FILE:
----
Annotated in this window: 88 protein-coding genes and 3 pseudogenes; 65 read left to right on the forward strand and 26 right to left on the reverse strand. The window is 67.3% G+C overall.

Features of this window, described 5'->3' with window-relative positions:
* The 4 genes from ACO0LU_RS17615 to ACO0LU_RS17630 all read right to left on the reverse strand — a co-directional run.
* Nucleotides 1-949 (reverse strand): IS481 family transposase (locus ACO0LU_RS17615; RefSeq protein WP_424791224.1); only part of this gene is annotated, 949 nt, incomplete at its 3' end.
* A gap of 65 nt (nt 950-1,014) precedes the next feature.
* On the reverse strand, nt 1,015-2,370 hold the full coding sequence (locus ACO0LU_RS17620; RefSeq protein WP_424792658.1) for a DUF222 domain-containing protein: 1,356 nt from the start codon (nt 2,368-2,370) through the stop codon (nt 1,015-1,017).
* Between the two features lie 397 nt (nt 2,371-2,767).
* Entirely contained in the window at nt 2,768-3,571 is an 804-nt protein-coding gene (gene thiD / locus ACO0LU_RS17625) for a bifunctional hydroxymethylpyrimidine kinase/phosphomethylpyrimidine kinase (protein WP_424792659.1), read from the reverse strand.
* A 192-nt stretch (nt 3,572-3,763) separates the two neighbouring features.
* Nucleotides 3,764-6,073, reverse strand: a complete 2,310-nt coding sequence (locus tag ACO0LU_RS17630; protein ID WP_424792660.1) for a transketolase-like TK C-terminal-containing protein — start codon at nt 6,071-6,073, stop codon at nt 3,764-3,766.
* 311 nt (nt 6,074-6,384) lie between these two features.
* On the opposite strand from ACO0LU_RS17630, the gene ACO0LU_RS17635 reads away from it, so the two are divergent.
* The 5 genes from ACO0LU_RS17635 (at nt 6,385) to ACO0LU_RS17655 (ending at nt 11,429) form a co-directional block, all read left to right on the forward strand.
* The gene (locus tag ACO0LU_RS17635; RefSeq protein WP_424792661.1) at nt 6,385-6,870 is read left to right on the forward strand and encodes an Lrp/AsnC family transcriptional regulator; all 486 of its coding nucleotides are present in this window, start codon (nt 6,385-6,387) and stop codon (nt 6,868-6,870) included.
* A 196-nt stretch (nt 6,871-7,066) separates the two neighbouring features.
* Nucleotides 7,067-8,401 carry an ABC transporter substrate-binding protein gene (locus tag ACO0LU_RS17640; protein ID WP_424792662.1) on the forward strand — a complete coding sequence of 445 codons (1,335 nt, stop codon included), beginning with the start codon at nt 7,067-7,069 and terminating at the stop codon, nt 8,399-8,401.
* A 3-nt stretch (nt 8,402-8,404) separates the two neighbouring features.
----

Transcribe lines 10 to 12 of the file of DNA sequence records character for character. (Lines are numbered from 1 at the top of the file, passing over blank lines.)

* Nucleotides 3,764-6,073, reverse strand: a complete 2,310-nt coding sequence (locus tag ACO0LU_RS17630; protein ID WP_424792660.1) for a transketolase-like TK C-terminal-containing protein — start codon at nt 6,071-6,073, stop codon at nt 3,764-3,766.
* 311 nt (nt 6,074-6,384) lie between these two features.
* On the opposite strand from ACO0LU_RS17630, the gene ACO0LU_RS17635 reads away from it, so the two are divergent.